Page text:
Bungabbee Forest sits midway between Lismore, Casino and Kyogle – right near Bentley. Bungabbee is a little known environmental gem of the Northern Rivers.
Bungabbee is home to many threatened species. It forms part of the Mackellar Wildlife Corridor, connecting to the World Heritage Border Ranges. It is an area of outstanding biodiversity value in an extensively cleared landscape.
If this place is so wonderful, why is the NSW Forestry Corporation are planning to conduct logging here in April 2021?
Twenty-seven threatened species
Twenty-seven threatened species have been previously recorded from this vicinity, including Koalas, Glossy Black Cockatoos, Powerful Owls, Yellow Bellied Gliders, Squirrel Gliders, Greater Gliders. Parma Wallabies and Red-legged Pademelons. As well as the critically endangered Scrub Turpentine, and three endangered flora species: Rainforest Cassia, Tinospora Vine, and Native Jute.
The North East Forest Alliance (NEFA) recently organised a weekend survey by botanists and zoologists that additionally revealed the previously unknown presence of two vulnerable animals – Long-nosed Potoroo and Marbled Frogmouth – and the Critically Endangered Native Guava, along with localities of 175 threatened plants.
NEFA Spokesperson Dailan Pugh said finding a large unknown outlying population of the regionally endemic Marbled Frogmouth is exciting. ‘This is one of only a handful of species that the Forestry Corporation is still required to protect additional habitat for, though in this case there is no requirement to look before they log.
‘Luckily we did.’
Scrub Turpentine and Native Guava unlikely to regenerate
Mr Pugh said that it was particularly disturbing to find significant populations of the Critically Endangered Scrub Turpentine and Native Guava. ‘The very survival of these species is threatened by the introduced fungus Myrtle Rust, they are unlikely to regenerate and now the Forestry Corporation are intending to bulldoze over the survivors.
‘Our results clearly demonstrate the need for pre-logging surveys to identify the presence and locations of threatened species so they can be appropriately protected”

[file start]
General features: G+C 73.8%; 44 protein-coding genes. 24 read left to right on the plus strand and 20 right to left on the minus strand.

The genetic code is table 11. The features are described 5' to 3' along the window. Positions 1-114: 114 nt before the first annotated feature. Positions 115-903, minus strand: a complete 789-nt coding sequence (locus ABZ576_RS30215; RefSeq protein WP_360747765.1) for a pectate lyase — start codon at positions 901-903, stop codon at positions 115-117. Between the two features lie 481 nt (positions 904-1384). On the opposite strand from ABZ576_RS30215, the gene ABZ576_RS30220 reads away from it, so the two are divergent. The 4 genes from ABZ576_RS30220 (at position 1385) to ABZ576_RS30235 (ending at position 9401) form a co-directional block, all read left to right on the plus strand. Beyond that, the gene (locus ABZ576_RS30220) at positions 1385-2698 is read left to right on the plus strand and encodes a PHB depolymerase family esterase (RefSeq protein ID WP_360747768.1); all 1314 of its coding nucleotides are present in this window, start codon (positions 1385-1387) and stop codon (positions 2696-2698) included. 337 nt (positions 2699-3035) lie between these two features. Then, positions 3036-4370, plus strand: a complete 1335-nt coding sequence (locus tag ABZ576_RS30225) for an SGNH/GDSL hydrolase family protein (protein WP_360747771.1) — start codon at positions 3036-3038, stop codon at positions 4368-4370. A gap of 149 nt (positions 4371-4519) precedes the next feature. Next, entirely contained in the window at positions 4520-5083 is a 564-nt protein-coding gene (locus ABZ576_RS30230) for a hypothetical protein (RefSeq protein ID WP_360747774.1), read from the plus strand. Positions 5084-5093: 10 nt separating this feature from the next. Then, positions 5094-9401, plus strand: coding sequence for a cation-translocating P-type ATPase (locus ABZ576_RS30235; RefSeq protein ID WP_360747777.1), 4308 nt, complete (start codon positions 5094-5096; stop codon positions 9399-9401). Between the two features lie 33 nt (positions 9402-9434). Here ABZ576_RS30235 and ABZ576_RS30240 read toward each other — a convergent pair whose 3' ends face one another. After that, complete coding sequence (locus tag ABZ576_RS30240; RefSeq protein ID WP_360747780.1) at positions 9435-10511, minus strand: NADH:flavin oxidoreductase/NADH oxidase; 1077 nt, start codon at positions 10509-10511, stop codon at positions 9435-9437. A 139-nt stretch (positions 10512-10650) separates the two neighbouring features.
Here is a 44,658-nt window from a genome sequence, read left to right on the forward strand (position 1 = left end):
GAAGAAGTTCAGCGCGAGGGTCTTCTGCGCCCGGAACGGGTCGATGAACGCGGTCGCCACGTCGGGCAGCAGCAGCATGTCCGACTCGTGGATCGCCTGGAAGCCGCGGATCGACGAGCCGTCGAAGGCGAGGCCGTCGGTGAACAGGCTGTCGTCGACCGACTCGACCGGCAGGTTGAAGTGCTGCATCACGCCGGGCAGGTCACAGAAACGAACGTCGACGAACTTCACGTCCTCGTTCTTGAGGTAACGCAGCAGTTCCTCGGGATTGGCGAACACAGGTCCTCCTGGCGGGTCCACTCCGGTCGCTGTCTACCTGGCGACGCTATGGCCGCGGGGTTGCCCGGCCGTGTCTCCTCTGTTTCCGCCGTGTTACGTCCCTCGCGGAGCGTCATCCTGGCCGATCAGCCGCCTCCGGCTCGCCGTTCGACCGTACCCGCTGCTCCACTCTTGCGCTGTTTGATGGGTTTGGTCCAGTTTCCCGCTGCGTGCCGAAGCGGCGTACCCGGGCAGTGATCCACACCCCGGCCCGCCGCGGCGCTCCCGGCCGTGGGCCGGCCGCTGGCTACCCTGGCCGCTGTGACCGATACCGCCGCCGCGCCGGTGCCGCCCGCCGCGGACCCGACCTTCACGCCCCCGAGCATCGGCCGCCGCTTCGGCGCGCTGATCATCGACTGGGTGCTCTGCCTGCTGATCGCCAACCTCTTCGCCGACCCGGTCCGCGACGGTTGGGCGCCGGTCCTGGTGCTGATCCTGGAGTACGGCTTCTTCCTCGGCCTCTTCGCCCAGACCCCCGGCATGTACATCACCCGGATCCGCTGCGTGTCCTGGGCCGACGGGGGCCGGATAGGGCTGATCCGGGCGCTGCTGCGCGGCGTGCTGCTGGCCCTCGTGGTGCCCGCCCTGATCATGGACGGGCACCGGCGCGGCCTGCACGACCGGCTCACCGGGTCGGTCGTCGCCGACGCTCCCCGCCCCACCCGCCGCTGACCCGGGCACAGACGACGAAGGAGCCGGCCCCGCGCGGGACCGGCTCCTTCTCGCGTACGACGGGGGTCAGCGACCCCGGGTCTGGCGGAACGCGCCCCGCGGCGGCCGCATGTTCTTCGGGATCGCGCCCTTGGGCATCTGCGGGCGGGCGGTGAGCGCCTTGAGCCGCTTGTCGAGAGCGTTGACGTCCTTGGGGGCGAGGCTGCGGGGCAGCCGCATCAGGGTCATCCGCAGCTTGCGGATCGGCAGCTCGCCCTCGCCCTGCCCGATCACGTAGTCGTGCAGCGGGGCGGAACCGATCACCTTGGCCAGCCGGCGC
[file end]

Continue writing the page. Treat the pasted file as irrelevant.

‘More surveys are required to identify other threatened species and their localities.’
Mr Pugh said that Bungabbee is of significant recreational value and is utilised by bush walkers, horse riders and mountain bike riders. ‘The proposed rail trail passes within a few kilometres of Bungabee, which would provide a cluster of trails perfect for those seeking more challenging cycling experiences,’ he said.
Renata Phelps has been working with a team of locals to share information and organise future actions. ‘The local community is strongly opposed to the logging and are taking a pro-active stance lobbying against the proposed actions,’ she said.
Residents feel a residual sense of affinity to Bentley
‘Bentley is an area that many Northern Rivers residents feel a residual sense of affinity to, after our iconic community win against CSG drilling in 2014.
‘With an increased emphasis on local tourism post COVID, Bungabbee is far more valuable as a forest, accessible to the public, than as wood chip. We should focus on enhancing the environmental, recreational and tourism potential of this area, not destroy it.
‘Recent bushfires, drought, and land clearing have greatly impacted our region. Now, more than ever before, it is essential we preserved key wildlife habitats such as Bungabbee,’ said Ms Phelps.
A Petition against the logging can be signed online or in person at the Lismore Environment Centre, Goolmangar and Cawongla Stores, Rock Valley Post Office, Night Owl in Lismore and other locations.